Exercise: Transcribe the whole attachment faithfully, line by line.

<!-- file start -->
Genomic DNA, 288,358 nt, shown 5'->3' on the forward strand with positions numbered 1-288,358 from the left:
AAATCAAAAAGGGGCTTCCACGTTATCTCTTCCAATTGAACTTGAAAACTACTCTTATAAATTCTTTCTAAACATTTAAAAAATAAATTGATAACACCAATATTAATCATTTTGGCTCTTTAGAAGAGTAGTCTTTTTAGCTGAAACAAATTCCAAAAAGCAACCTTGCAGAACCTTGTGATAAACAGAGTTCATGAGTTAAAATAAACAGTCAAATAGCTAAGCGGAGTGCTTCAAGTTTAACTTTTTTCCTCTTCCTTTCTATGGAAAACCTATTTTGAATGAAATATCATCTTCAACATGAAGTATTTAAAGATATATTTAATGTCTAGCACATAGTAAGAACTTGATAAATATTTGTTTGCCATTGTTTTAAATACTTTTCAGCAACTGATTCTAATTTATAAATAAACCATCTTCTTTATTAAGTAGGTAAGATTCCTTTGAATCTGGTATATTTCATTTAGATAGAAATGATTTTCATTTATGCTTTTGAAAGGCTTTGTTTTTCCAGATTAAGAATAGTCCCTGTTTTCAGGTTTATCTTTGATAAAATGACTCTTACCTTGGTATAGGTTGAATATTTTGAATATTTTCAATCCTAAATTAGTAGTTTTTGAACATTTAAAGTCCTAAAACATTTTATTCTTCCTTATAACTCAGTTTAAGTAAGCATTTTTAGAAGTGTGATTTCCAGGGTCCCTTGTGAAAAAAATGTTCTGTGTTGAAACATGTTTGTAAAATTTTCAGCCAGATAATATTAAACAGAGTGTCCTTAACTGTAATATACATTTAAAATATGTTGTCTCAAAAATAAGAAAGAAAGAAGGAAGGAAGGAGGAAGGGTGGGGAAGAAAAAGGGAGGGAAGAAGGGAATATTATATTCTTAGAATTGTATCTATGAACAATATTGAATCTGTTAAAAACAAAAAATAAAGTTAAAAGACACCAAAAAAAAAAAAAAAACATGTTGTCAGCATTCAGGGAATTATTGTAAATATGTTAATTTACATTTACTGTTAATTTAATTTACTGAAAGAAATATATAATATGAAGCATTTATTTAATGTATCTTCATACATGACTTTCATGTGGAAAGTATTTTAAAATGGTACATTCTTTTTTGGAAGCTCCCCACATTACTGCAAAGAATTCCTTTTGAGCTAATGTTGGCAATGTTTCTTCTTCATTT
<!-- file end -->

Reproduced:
Genomic DNA, 288,358 nt, shown 5'->3' on the forward strand with positions numbered 1-288,358 from the left:
AAATCAAAAAGGGGCTTCCACGTTATCTCTTCCAATTGAACTTGAAAACTACTCTTATAAATTCTTTCTAAACATTTAAAAAATAAATTGATAACACCAATATTAATCATTTTGGCTCTTTAGAAGAGTAGTCTTTTTAGCTGAAACAAATTCCAAAAAGCAACCTTGCAGAACCTTGTGATAAACAGAGTTCATGAGTTAAAATAAACAGTCAAATAGCTAAGCGGAGTGCTTCAAGTTTAACTTTTTTCCTCTTCCTTTCTATGGAAAACCTATTTTGAATGAAATATCATCTTCAACATGAAGTATTTAAAGATATATTTAATGTCTAGCACATAGTAAGAACTTGATAAATATTTGTTTGCCATTGTTTTAAATACTTTTCAGCAACTGATTCTAATTTATAAATAAACCATCTTCTTTATTAAGTAGGTAAGATTCCTTTGAATCTGGTATATTTCATTTAGATAGAAATGATTTTCATTTATGCTTTTGAAAGGCTTTGTTTTTCCAGATTAAGAATAGTCCCTGTTTTCAGGTTTATCTTTGATAAAATGACTCTTACCTTGGTATAGGTTGAATATTTTGAATATTTTCAATCCTAAATTAGTAGTTTTTGAACATTTAAAGTCCTAAAACATTTTATTCTTCCTTATAACTCAGTTTAAGTAAGCATTTTTAGAAGTGTGATTTCCAGGGTCCCTTGTGAAAAAAATGTTCTGTGTTGAAACATGTTTGTAAAATTTTCAGCCAGATAATATTAAACAGAGTGTCCTTAACTGTAATATACATTTAAAATATGTTGTCTCAAAAATAAGAAAGAAAGAAGGAAGGAAGGAGGAAGGGTGGGGAAGAAAAAGGGAGGGAAGAAGGGAATATTATATTCTTAGAATTGTATCTATGAACAATATTGAATCTGTTAAAAACAAAAAATAAAGTTAAAAGACACCAAAAAAAAAAAAAAAACATGTTGTCAGCATTCAGGGAATTATTGTAAATATGTTAATTTACATTTACTGTTAATTTAATTTACTGAAAGAAATATATAATATGAAGCATTTATTTAATGTATCTTCATACATGACTTTCATGTGGAAAGTATTTTAAAATGGTACATTCTTTTTTGGAAGCTCCCCACATTACTGCAAAGAATTCCTTTTGAGCTAATGTTGGCAATGTTTCTTCTTCATTT